Venice. Imagine the audacity of building a city of marble palaces on a lagoon – and that was only the start.
Never was a thoroughfare so aptly named as the Grand Canal, reflecting the glories of Venetian architecture lining its banks. At the end of Venice’s signature waterway, the Palazzo Ducale and Basilica di San Marco add double exclamation points. But what’s hiding in the narrow backstreets? Neighbourhood churches have Veroneses and priceless marbles, Tiepolo’s glimpses of heaven and a single Titian painting that mysteriously lights up an entire basilica.
The local area yields speciality produce and seafood you won’t find elsewhere – all highlighted in inventive Venetian cuisine. The city knows how to put on a royal spread, as France’s King Henry III once found out. Today such feasts are available in miniature at happy hour, when bars mount lavish spreads of ciccheti (Venetian tapas). Save room and time for a proper sit-down Venetian meal, with lagoon seafood to match views at canalside bistros and toasts with Veneto’s signature bubbly, prosecco.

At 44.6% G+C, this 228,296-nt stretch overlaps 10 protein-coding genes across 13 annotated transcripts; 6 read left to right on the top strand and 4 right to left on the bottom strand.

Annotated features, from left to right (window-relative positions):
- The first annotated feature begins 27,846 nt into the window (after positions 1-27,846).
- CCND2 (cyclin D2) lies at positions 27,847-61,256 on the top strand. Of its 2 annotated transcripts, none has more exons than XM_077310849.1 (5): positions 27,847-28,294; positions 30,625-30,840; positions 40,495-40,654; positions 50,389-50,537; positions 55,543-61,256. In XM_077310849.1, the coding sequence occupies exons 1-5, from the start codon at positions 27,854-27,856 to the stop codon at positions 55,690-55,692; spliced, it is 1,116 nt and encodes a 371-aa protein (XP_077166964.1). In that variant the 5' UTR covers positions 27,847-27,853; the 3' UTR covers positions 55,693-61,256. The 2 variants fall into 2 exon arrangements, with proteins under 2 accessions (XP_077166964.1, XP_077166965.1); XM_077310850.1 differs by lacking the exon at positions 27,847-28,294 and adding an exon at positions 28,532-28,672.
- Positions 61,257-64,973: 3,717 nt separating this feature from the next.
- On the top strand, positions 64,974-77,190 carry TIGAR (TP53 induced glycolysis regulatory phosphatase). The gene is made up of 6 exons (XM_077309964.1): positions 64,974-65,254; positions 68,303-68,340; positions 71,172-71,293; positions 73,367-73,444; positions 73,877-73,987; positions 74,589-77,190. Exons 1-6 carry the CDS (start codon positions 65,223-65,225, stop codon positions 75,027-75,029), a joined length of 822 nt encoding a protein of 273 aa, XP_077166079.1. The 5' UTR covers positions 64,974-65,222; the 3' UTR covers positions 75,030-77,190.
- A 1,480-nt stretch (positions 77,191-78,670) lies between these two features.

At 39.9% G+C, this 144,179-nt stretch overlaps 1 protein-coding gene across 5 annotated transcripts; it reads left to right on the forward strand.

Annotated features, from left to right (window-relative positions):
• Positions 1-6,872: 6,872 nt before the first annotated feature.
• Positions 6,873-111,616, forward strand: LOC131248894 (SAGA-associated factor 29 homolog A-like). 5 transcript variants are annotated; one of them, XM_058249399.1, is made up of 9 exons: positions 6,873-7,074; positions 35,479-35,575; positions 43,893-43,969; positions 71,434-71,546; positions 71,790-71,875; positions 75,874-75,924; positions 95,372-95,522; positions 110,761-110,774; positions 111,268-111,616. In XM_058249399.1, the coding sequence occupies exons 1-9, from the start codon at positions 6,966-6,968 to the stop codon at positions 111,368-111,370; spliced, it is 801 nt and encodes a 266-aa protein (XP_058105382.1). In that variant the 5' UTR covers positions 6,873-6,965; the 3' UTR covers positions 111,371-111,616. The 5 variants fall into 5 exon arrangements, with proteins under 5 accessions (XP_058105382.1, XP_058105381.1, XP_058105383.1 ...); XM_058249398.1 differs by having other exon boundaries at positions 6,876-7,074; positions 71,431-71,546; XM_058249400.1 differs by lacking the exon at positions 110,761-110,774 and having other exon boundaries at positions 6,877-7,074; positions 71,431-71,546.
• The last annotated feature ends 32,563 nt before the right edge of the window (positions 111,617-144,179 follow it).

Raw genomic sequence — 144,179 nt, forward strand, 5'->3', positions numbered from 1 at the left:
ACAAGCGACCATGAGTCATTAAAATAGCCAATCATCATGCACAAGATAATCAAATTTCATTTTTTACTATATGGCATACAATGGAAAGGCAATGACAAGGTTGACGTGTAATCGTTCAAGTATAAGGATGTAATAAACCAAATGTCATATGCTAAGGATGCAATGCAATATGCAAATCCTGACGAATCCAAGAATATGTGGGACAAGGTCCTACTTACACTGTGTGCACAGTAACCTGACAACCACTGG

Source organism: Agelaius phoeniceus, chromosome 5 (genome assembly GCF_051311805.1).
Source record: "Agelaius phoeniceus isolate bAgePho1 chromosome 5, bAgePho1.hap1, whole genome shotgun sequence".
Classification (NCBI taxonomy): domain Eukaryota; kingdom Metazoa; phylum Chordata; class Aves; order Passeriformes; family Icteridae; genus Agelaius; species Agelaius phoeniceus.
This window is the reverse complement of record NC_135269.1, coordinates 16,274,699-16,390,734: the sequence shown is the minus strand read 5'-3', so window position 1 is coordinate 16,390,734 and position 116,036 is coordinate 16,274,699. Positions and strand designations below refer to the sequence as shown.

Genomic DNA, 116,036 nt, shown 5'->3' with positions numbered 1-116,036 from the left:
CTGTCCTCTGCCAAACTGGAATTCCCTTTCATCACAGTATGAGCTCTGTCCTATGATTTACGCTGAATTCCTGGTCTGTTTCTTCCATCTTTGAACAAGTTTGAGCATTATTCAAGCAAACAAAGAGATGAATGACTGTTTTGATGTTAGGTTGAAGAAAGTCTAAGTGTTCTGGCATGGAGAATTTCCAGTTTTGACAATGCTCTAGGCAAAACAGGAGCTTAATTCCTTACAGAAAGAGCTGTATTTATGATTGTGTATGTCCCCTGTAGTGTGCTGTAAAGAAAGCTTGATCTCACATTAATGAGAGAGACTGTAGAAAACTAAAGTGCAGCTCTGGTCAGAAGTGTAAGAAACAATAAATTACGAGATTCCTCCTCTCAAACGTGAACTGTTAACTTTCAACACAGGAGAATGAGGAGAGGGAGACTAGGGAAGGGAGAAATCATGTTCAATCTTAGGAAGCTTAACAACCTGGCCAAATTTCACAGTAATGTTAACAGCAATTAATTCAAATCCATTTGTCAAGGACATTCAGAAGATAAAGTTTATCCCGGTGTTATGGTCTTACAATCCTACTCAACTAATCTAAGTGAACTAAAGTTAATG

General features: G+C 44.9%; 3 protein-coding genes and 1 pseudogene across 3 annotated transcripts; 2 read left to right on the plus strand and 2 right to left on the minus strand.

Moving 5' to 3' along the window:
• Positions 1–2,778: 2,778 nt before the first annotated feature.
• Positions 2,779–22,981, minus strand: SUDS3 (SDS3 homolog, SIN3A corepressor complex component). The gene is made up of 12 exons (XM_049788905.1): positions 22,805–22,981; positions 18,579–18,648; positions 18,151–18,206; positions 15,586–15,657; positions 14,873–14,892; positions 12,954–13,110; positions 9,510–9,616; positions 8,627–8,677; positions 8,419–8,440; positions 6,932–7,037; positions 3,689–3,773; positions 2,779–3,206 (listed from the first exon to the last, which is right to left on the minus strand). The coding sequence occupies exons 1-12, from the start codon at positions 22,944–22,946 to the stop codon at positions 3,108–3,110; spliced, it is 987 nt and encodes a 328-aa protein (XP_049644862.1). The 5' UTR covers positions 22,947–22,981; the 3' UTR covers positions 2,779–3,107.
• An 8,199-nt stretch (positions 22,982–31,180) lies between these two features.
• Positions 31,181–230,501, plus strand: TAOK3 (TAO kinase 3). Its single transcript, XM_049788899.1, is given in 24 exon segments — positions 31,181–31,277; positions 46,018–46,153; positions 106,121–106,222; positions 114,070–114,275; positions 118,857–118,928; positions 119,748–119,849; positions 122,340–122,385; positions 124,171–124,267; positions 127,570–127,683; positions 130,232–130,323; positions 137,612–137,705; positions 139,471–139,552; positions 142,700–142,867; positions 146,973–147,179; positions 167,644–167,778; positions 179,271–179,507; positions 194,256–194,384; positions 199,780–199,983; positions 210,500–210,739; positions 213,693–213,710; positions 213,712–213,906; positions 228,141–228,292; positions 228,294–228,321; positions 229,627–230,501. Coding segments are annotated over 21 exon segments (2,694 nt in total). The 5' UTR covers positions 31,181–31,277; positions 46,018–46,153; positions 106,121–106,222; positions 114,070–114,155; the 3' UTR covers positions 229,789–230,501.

An Artful Lifestyle
Three hours is about enough time for one long gasp at the show-stopper that is Piazza San Marco, but not nearly enough time to see what else Venice is hiding. Stay longer in this fairy-tale city and you’ll discover the pleasures of la bella vita (the beautiful life) that only locals know: the wake-up call of gondoliers, a morning spritz in a sunny campo (square), lunch in a crowded bacaro (bar) with friends and pink sunsets that have sent centuries of artists mad.
Venetians are used to setting trends, whether it be with controversial artwork in the Punta della Dogana, racy operas at La Fenice or radical new art at the Biennale. On a smaller scale, this unconventional creative streak finds vibrant expression in the showrooms of local artisans where you can find custom-made shoes, purses made from velvet and glass jewels. Venice’s originality still stands out.
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